In the video that they found at the home of Abdel Mahdi (Shahmay)
He held a Kalashnikov rifle and he spoke with a voice like a boy
He was an excellent student, he studied so hard, it was as if he had a future
He told his mother that he had a test that day out along the road to peace

The fundamentalist killing on both sides is standing in the path of peace
But tell me why are we arming the Israeli army with guns and tanks and bullets?
And if God is great and God is good why can't he change the hearts of men?
Well maybe God himself is lost and needs help
Maybe God himself he needs all of our help
Maybe God himself is lost and needs help
He's out upon the road to peace

Well maybe God himself is lost and needs help
Maybe God himself he needs all of our help
And he's lost upon the road to peace
And he's lost upon the road to peace
Out upon the road to peace.

Thursday, September 6, 2007

Five Best..."16" Songs

#5. "Too Drunk To Fuck" by Dead Kennedy's

Went to a party
I danced all night
I drank 16 beers
And I started up a fight

#4. "Jockey Full of Bourbon" by Tom Waits

Sixteen men on a deadman's chest
And I've been drinking from a broken cup
Two pairs of pants and a mohair vest
I'm full of bourbon, I can't stand up

#3. "The E Street Shuffle" by Bruce Springsteen and the E Street Band

Now those E Street brats in twilight dual flashlight phantoms in full star
Stream down fire trails of silver nights with blonde girls pledged sweet sixteen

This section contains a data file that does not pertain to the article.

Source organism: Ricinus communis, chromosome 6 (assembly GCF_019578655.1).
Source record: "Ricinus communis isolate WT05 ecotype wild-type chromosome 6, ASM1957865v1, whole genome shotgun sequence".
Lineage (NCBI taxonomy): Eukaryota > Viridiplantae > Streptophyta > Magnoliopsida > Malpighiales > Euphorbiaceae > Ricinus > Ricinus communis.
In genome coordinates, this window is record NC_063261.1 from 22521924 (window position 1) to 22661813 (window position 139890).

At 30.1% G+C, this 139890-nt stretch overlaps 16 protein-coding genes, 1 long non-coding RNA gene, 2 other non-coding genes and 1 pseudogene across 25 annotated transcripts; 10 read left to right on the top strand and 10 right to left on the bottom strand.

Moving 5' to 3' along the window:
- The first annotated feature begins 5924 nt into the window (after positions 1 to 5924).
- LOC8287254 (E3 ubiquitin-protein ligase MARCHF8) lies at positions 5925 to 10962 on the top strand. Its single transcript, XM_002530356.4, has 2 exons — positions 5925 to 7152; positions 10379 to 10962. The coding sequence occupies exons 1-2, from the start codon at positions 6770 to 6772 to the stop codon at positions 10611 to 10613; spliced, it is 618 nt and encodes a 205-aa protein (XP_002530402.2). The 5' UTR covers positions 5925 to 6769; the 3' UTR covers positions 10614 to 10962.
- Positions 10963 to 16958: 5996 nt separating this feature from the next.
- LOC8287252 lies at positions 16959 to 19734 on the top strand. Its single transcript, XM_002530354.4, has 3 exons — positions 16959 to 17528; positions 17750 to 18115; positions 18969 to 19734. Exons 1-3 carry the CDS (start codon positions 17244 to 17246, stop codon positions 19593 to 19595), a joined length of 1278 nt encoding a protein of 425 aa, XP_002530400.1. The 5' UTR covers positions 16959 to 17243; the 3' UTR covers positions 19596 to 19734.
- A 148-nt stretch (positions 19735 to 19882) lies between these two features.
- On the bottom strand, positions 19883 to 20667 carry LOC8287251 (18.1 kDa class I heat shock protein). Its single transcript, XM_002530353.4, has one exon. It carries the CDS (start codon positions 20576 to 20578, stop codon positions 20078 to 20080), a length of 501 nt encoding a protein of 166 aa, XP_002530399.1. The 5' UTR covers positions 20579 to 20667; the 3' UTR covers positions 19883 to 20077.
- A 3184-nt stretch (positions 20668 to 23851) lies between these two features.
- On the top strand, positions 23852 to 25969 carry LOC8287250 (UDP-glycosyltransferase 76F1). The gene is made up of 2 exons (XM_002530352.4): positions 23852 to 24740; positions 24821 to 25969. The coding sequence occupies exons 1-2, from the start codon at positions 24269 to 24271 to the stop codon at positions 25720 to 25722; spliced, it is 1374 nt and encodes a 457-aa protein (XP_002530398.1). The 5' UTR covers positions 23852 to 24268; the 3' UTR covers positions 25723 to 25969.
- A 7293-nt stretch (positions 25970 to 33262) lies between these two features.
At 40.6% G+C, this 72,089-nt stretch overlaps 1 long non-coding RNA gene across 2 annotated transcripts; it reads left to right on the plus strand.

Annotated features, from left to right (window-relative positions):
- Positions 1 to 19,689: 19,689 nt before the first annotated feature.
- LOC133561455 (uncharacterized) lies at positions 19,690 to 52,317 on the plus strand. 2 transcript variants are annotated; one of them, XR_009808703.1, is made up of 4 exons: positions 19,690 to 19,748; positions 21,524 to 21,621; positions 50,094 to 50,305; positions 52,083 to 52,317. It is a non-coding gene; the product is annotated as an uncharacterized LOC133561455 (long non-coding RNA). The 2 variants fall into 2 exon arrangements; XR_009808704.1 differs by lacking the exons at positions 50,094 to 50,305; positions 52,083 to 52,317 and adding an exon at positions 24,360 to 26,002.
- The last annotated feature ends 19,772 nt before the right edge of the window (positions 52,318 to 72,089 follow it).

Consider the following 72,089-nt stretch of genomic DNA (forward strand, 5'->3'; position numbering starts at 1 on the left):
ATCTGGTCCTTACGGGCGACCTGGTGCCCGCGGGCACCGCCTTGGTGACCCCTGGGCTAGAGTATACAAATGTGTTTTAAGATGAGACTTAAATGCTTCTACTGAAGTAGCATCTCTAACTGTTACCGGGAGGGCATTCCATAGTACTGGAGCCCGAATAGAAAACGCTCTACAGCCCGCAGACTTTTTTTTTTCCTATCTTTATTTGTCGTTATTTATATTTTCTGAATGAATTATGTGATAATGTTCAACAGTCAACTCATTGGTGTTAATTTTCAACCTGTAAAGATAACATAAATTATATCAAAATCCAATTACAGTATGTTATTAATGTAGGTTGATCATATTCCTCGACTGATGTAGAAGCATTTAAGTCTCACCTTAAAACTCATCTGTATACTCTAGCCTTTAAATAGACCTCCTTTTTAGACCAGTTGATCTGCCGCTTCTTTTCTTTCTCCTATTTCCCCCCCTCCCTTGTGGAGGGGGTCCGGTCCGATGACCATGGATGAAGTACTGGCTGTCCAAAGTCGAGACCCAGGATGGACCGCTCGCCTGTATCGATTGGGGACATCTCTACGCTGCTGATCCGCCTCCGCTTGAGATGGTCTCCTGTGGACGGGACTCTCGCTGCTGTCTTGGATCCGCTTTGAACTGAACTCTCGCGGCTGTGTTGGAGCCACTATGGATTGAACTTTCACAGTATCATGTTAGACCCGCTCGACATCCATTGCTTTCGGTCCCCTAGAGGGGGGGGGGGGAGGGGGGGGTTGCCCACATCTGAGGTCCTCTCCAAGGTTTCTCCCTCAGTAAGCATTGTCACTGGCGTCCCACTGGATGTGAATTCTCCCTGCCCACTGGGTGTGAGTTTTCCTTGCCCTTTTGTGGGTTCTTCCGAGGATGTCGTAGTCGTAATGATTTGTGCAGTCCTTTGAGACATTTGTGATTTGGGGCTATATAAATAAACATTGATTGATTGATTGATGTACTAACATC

#2. "Sixteen Shells from a Thirty-Ought Six" by Tom Waits

I'm gonna whittle you into kindlin'
Black Crow 16 shells from a thirty-ought-six
Whittle you into kindlin'
Black Crow 16 shells from a thirty-ought-six

#1. "Sixteen Tons" by Johnny Cash

You haul Sixteen Tons, whadaya get?
Another older and deeper in debt
Saint Peter don't you call me cause I can't go
I owe my soul to the company store

Wednesday, September 5, 2007

Wonderful Woody

I rarely think about Woody Guthrie, and that's quite the lost for me. Outside of his influence on Bob Dylan, he stands alone quite fine all by himself. While working on some homework at the computer center at my school, I paused for a moment when I heard this:

Now as I look around, it's mighty plain to see
This world is such a great and a funny place to be;
Oh, the gamblin' man is rich an' the workin' man is poor,
And I ain't got no home in this world anymore.

The irony and sarcasm is fantastic, but it's rather depressing at the same time. Writing his lyrics like he lived his life, Woody could never feel like he truly belonged in this world--or at least this country.

The above lyrics for "I Ain't Go Home" were transformed by a young Jew from Minnesota some 22 years later into this:

Now, it don't seem to me quite so funny
What some people are gonna do f'r money.
There's a bran' new gimmick every day
Just t' take somebody's money away.
I think we oughta take some o' these people
And put 'em on a boat, send 'em up to Bear Mountain...for a picnic

Different situation, same ironic sense of people and places.

Tuesday, September 4, 2007

Five Best...U2 Albums

#5. The Unforgettable Fire

#4. All That You Can't Leave Behind

#3. Achtung Baby

#2. War

#1. The Joshua Tree

Sunday, September 2, 2007

Gee, It's Great to Be Back Home/Home is Where I Want to Be

While walking to my friend's apartment in Brooklyn yesterday afternoon, I was stopped by a homeless man. It was my first day back in the city, so I decided to listen to his story and maybe give him a buck or two. There were two things that immediately struck me about him: He possessed no teeth and looked exactly like Muddy Waters. Already I had made up my mind to give him a dollar, but when he told me that he had had a colonoscopy earlier in the day, I was sold.

Walking away from him, I couldn't help but smile; I knew I was finally back.